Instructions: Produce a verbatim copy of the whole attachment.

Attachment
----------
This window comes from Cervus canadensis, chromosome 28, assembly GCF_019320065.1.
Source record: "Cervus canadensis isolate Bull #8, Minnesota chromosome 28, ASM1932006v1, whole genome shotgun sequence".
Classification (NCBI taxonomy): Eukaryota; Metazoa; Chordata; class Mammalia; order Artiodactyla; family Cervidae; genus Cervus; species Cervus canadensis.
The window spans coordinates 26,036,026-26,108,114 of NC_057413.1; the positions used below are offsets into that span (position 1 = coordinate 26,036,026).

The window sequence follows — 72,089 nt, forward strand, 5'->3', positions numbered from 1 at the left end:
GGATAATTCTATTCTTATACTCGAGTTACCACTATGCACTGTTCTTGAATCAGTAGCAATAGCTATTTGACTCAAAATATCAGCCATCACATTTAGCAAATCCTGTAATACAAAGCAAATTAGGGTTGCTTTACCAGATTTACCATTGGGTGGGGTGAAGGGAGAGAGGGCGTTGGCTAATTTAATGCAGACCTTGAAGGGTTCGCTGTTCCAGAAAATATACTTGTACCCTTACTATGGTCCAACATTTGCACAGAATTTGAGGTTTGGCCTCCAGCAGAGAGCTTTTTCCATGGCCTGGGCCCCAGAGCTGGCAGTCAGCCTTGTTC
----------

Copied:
This window comes from Cervus canadensis, chromosome 28, assembly GCF_019320065.1.
Source record: "Cervus canadensis isolate Bull #8, Minnesota chromosome 28, ASM1932006v1, whole genome shotgun sequence".
Classification (NCBI taxonomy): Eukaryota; Metazoa; Chordata; class Mammalia; order Artiodactyla; family Cervidae; genus Cervus; species Cervus canadensis.
The window spans coordinates 26,036,026-26,108,114 of NC_057413.1; the positions used below are offsets into that span (position 1 = coordinate 26,036,026).

The window sequence follows — 72,089 nt, forward strand, 5'->3', positions numbered from 1 at the left end:
GGATAATTCTATTCTTATACTCGAGTTACCACTATGCACTGTTCTTGAATCAGTAGCAATAGCTATTTGACTCAAAATATCAGCCATCACATTTAGCAAATCCTGTAATACAAAGCAAATTAGGGTTGCTTTACCAGATTTACCATTGGGTGGGGTGAAGGGAGAGAGGGCGTTGGCTAATTTAATGCAGACCTTGAAGGGTTCGCTGTTCCAGAAAATATACTTGTACCCTTACTATGGTCCAACATTTGCACAGAATTTGAGGTTTGGCCTCCAGCAGAGAGCTTTTTCCATGGCCTGGGCCCCAGAGCTGGCAGTCAGCCTTGTTC